As soon as I finished writing this column, I headed over to my neighborhood pharmacy to get the Pfizer booster shot. It has been eight months since my second shot — I was fortunate to get in line early when vaccine doses were hard to come by — and the Food and Drug Administration (FDA) and the Centers for Disease Control and Prevention (CDC) have finally hashed out a booster plan.
The CDC director, Dr. Rochelle Walensky, overruled her own experts and those from the FDA in expanding the field of eligibility. Many doctors and health officials are complaining, with good reason, that the process — and the remaining uncertainty about who is actually eligible — has confused people, who, frankly, don’t need any more confusion.
But, in any case, virtually everyone believes a booster is worthwhile for an old (and, so far, getting older every day) person like myself. I was in and out in less than 20 minutes. No reaction so far, but I was fortunate to have had no real reaction to the first two Pfizer shots. And while I may have reservations about the boosters even as so many in the world are still scrambling to get a first shot, I also know it’s not a zero-sum game.
And so, Joe Biden has announced the U.S. would purchase and distribute a half-billion doses of vaccine, which brings our pledge to the world to more than a billion shots. But that sounds better than it actually is. According to the Kaiser Family Foundation, the U.S. has donated only 140 million doses so far, and most of the pledged number is not due to arrive until next year. Meanwhile, tens of thousands — maybe more — will have needlessly died.
We should have been on this sooner. We should have been helping with the speed of manufacturing vaccines sooner. It is long past time for all rich nations to make this worldwide calamity a worldwide priority. But what this shows is not the selfishness of those getting the boosters but the selfishness of those Americans who refuse the readily available vaccination altogether.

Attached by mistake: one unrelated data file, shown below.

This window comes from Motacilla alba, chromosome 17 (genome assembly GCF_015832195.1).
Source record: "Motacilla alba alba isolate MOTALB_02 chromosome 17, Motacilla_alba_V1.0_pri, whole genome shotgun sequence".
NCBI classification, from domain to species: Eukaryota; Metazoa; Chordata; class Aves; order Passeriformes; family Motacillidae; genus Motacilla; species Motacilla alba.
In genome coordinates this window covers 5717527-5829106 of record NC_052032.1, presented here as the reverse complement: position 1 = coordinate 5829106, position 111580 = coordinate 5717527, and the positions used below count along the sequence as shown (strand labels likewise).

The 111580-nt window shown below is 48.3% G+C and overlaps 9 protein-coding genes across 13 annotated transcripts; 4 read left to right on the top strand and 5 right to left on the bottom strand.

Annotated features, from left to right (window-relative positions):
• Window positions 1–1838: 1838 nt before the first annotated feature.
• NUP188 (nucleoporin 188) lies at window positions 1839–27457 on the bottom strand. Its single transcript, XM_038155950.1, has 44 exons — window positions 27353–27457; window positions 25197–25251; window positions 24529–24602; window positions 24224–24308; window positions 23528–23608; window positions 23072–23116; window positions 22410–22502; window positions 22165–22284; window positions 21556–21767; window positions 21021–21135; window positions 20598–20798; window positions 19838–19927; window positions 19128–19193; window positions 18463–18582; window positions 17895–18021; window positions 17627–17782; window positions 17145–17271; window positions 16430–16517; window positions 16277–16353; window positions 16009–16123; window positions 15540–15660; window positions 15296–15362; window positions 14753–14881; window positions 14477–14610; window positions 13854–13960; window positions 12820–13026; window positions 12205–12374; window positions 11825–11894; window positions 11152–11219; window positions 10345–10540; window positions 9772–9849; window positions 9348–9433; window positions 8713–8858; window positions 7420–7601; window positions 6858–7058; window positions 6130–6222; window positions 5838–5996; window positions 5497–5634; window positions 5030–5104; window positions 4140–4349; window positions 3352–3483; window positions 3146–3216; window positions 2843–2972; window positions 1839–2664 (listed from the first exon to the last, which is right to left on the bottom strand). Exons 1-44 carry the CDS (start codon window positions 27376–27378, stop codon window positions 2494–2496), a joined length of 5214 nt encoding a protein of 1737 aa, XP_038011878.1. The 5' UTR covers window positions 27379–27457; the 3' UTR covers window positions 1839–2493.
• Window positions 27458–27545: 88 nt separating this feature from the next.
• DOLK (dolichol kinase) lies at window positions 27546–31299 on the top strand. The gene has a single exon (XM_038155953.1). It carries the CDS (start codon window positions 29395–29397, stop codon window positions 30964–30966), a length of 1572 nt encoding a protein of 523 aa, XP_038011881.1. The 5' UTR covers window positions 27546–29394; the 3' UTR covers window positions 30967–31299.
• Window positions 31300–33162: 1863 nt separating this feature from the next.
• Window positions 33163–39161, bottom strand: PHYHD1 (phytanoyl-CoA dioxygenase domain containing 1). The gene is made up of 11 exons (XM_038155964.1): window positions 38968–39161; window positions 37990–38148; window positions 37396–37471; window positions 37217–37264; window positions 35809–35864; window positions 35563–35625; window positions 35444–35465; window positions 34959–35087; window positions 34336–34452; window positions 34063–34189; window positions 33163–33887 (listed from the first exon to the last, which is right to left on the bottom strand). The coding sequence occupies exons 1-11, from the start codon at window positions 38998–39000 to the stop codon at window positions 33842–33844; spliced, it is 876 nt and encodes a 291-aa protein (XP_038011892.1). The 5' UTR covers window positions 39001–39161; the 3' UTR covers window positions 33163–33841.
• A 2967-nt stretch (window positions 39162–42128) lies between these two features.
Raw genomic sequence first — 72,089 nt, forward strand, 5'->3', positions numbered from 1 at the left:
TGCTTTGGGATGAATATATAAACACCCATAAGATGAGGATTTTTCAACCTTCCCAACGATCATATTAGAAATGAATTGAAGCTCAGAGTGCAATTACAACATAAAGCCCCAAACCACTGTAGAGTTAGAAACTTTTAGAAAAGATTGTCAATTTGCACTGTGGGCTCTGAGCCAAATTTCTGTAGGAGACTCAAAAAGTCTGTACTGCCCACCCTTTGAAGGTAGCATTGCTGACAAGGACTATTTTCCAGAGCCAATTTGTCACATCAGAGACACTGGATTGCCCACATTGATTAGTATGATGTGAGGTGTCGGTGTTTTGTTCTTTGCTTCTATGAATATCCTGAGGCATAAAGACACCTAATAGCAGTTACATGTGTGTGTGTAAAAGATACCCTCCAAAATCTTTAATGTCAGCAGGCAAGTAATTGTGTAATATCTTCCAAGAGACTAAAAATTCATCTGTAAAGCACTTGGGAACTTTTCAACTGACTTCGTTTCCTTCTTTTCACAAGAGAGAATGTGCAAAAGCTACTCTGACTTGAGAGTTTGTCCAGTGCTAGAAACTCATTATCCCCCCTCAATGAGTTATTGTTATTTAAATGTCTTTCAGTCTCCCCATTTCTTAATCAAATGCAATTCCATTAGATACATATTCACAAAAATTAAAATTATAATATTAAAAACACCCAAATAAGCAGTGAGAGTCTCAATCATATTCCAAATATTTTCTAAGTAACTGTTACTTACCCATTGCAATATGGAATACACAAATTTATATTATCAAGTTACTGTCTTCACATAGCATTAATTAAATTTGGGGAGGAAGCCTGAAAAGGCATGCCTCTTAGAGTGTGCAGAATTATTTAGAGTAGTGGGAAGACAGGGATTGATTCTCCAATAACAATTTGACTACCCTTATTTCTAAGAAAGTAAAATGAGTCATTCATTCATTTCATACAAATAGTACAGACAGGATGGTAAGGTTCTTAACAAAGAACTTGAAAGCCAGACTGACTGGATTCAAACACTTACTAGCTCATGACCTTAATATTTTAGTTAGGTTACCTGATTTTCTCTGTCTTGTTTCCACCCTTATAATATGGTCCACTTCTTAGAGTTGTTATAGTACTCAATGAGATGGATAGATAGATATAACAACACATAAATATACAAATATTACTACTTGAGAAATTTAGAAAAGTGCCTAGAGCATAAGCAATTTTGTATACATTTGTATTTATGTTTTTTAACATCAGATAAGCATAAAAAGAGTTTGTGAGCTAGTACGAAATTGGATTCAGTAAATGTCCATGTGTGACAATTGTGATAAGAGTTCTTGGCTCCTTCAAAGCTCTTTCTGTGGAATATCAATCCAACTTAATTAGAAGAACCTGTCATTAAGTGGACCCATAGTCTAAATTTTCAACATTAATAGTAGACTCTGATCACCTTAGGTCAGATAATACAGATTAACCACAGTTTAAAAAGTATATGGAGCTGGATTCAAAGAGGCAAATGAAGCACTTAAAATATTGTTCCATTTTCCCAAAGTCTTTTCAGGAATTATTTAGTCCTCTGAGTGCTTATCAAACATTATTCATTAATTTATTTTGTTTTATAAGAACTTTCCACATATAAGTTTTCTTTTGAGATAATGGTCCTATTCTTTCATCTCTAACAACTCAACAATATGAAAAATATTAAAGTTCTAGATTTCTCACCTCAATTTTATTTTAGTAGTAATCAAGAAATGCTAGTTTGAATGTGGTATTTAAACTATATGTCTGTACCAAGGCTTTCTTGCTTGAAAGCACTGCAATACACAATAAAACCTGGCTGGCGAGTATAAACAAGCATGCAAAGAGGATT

We seem to be facing an onslaught of critical, and quite difficult, decisions. Crises are everywhere. The crisis at the border — with Haitians gathered under a border bridge in unsanitary conditions, with videos of Border Patrol agents on horseback roughly corralling them — is one that Biden has botched. In another futile effort to mollify critics from the right, including the Tucker Carlsons of the world with their racist “replacement” theories, the Biden administration was busily sending the Haitians, many of them seeking asylum, home to an increasingly desperate situation.
It seems as if the rush to deport is being rethought. But what’s inarguable is that there is no easy answer here, just as there was no easy answer when ending the war in Afghanistan, and no easy answer for how to get resistant Democratic Sens. Joe Manchin and Kyrsten Sinema to sign on to some version of Biden’s human-infrastructure bill.
And no easy answer to Mitch McConnell’s threat — all in the service of helping the GOP in the midterms — to allow America to go into default because, he says, it’s not his job to get the new debt ceiling passed. And yet, it’s on Biden to find answers for all these problems, which may explain why his approval ratings have fallen.